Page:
The Humane Animal Welfare Society of Waukesha, Wisc. (HAWS), and the Elmbrook Humane Society in neighboring Brookfield, have teamed up to try and create a “no kill”community. According to a May 3, 2015 story on Fox 6 News, they’re looking for ways to keep every cat and kitten they receive alive, and find their “furever” homes.
The director of the Elmbrook Humane Society, Heather Gehrke, said, “The ultimate goal is to make sure every adoptable animal is finding a home.”
With that in mind, Elmbrook opened its adoption center to cats at HAWS, helping to relieve overcrowding at HAWS, and introducing the cats to a wider audience. They believe this might help more people adopt cats, and reduce their euthanasia rate.
HAWS is also involved in TNR, and will spay and neuter cats for free so long as the person who brought them in returns them to where they were found, and commits to watching over them. This, too, helps to reduce the overcrowding and euthanasia in shelters.
No kill shelters and communities have committed to not euthanizing healthy and treatable pets, even when they’re full, according to PAWS Chicago. The generally accepted benchmark for whether a shelter qualifies as “no kill” is that it saves more than 90 percent of its animals. However, some leaders are putting pressure on the community to raise that bar to 95 percent.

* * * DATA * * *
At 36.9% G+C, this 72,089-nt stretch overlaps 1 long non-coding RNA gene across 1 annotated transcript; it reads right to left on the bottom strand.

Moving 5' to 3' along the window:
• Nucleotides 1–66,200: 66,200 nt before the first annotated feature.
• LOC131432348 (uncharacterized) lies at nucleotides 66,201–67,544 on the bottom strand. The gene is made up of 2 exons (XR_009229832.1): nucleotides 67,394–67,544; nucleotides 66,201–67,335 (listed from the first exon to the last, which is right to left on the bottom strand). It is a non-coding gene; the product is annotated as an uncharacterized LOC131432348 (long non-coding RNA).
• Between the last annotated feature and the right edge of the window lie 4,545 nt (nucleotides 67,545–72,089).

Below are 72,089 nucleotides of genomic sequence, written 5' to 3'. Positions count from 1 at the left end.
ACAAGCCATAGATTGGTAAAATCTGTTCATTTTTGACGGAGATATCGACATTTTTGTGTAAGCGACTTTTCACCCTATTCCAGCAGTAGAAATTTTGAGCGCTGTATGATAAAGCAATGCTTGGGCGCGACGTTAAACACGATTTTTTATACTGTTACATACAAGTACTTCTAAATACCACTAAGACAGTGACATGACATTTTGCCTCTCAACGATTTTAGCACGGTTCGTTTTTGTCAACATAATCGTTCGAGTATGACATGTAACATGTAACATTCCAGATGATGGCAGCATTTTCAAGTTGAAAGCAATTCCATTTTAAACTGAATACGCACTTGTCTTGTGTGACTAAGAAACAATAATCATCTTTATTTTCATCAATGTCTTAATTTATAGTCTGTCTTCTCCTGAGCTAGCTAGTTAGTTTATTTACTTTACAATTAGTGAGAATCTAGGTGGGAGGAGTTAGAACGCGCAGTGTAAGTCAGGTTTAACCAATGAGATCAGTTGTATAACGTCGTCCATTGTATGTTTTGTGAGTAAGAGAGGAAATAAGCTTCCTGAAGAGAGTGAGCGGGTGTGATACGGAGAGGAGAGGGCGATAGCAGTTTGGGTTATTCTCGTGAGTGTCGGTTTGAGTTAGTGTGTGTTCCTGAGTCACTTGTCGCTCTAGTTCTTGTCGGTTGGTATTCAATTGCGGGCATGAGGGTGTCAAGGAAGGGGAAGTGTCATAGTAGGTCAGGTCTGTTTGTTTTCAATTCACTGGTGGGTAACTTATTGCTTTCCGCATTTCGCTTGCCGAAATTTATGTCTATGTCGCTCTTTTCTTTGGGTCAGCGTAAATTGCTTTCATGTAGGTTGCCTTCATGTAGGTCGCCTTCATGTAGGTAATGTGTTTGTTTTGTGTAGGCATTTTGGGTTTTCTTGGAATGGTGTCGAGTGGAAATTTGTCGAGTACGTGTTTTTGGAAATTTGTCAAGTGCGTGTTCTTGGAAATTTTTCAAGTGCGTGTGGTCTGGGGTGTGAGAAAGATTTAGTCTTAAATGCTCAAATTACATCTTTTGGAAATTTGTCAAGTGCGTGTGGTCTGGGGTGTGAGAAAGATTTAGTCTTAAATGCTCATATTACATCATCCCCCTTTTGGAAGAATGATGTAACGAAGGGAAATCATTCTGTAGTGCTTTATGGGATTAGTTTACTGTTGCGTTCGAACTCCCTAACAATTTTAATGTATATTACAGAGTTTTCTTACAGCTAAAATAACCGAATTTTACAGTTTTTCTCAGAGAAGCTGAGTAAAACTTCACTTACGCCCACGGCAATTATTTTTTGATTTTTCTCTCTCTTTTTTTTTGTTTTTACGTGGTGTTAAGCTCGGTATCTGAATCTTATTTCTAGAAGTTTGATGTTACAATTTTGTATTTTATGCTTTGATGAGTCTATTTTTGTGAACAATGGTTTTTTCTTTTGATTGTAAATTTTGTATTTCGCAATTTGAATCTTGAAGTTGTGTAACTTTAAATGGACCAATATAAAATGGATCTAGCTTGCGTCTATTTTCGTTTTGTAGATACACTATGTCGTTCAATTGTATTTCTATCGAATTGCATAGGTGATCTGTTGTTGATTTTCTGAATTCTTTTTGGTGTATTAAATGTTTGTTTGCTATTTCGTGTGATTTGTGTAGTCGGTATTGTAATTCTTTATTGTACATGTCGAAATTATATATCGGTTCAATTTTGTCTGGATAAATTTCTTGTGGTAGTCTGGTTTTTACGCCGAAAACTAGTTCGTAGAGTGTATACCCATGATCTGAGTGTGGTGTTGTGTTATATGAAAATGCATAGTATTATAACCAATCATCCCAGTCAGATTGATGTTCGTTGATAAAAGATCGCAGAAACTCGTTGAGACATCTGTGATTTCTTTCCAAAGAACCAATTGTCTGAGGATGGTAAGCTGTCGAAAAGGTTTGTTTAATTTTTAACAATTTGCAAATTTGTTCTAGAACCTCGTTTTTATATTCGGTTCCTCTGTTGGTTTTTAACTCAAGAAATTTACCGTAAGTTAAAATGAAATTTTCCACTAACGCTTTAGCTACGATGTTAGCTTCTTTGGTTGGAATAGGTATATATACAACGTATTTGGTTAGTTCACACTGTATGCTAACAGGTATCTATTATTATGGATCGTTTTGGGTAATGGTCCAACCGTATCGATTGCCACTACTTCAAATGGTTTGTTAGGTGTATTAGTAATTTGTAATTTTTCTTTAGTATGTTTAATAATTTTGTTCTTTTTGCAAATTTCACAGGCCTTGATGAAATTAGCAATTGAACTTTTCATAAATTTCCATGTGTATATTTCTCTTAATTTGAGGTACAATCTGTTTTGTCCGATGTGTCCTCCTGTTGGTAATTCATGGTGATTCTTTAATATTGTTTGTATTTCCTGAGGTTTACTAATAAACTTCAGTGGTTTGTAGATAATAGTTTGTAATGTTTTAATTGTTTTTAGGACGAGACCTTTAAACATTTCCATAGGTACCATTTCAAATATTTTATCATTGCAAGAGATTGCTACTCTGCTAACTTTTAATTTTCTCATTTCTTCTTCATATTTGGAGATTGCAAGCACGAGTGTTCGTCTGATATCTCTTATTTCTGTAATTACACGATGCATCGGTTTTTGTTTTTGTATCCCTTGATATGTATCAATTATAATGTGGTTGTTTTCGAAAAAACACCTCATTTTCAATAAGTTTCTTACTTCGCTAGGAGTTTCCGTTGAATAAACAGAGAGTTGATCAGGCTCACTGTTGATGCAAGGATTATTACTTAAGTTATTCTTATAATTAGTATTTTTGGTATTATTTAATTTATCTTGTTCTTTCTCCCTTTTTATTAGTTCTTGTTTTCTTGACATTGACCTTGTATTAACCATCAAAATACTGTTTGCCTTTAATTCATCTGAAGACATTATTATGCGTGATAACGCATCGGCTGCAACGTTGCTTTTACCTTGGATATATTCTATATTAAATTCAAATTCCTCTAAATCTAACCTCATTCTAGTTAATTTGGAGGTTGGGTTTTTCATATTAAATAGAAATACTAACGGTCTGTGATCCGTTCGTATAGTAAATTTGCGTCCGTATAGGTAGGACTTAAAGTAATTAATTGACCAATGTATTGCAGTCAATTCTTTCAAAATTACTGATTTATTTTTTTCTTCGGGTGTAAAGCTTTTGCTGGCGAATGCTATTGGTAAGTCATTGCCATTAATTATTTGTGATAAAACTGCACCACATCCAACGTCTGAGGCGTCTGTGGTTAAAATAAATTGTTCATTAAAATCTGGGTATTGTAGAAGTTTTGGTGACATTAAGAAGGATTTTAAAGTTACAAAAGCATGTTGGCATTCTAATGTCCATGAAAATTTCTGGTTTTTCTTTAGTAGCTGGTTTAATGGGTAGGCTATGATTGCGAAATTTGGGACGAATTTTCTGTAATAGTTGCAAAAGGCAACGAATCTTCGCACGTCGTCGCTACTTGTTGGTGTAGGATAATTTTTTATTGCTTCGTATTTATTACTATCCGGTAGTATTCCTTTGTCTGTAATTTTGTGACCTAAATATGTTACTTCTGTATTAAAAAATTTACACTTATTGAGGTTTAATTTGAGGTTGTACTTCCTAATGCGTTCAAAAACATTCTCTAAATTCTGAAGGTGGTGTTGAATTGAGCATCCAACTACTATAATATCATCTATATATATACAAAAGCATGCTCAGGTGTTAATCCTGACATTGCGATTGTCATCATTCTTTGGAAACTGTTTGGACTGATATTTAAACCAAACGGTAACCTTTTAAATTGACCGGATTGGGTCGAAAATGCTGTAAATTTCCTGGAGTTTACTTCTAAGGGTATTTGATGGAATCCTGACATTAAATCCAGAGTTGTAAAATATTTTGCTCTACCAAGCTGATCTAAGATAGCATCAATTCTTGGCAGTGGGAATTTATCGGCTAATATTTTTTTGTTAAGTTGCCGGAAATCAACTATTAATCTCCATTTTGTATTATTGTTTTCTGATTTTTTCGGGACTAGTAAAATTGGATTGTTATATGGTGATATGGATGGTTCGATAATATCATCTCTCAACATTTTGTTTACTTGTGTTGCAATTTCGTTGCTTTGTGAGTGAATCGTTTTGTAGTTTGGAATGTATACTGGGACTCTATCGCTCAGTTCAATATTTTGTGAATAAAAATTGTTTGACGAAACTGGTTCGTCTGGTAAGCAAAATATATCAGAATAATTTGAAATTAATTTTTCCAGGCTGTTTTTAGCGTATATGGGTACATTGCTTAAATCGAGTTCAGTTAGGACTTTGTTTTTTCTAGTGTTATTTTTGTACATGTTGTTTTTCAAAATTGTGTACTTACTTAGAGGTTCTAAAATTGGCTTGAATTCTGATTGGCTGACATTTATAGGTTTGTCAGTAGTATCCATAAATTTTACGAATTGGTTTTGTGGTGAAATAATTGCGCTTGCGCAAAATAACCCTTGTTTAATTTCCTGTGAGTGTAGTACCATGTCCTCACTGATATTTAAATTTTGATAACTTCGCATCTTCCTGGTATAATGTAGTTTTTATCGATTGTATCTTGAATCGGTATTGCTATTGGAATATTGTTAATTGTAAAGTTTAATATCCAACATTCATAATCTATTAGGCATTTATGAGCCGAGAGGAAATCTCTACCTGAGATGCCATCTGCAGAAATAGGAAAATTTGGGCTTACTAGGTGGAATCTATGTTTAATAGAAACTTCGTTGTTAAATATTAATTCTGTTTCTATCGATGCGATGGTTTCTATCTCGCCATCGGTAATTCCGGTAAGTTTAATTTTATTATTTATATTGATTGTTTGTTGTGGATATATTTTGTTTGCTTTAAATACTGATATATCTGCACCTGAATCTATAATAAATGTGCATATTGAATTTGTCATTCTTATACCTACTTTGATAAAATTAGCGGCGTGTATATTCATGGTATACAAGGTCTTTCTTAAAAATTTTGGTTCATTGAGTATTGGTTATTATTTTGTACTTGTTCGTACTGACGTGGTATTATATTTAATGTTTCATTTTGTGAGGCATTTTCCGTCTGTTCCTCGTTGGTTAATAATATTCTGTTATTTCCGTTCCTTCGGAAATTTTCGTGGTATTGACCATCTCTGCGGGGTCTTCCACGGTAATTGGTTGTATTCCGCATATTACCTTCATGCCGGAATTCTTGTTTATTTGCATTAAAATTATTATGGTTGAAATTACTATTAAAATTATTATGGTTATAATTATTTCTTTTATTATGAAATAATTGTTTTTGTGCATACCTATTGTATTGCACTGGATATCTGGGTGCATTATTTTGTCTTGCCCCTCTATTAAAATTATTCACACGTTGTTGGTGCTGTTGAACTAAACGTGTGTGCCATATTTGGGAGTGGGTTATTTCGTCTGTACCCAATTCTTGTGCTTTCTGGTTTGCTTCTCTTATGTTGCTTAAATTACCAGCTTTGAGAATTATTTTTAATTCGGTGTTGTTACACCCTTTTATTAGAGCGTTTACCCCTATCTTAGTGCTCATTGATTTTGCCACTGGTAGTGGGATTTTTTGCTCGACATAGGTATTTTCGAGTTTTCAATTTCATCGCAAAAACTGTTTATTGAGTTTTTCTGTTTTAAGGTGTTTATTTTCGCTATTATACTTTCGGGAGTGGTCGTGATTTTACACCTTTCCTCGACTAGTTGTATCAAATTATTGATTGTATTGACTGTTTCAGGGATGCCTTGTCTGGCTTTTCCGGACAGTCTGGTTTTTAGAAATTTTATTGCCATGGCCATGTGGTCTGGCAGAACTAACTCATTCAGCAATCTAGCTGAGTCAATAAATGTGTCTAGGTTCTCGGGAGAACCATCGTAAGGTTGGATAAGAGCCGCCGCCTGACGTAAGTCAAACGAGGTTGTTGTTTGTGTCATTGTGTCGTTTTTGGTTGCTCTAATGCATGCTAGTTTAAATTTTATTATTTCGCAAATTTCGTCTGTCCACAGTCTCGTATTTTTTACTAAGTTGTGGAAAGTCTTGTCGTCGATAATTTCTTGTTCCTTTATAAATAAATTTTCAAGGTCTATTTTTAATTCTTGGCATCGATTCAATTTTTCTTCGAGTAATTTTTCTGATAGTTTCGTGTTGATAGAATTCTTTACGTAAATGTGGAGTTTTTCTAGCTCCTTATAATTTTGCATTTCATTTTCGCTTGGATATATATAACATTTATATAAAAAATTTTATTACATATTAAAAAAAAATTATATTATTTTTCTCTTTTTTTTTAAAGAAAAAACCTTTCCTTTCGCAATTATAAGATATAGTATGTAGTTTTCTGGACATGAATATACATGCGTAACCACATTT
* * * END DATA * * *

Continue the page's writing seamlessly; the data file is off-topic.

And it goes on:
PAWS says to be wary of the term “adoptable,” because it’s broad and vague. Many shelters claim to be no kill, but euthanize pets that are under eight weeks of age, for instance, or that have minor, treatable injuries and illnesses. They say these pets are not adoptable, and they get to retain their no kill status. Shelters are left to set their own definitions of “adoptable,” and then claim that they are no kill shelters, even when that isn’t true.
One of PAWS’ missions is to build a No Kill Chicago. Building no kill communities is harder than building a no kill shelter, though. The whole community has to have a high Save Rate, which means they have to be saving at least 90 percent of the animals going into all the shelters within the community.
PAWS also lists a human population benchmark, which is the ratio of animals killed to the human population in the community. Taking the number of pets killed per year and dividing it by the number of people in the community, per thousand, will yield that benchmark. For instance, San Francisco declared itself a no kill community when its kill rate was down to five pets per thousand people. PAWS says that number should be two per thousand. Chicago is getting close; as of 2014, their human population benchmark was putting down 3.64 animals per thousand people in the city.
Fox 6 doesn’t list the Save Rate for Waukesha County, or the kill rate per thousand people there, so it’s not clear how much work there is to do there. However, HAWS’ and Elmbrook’s efforts will hopefully spread, accelerating the process there, and spurring similar movements elsewhere.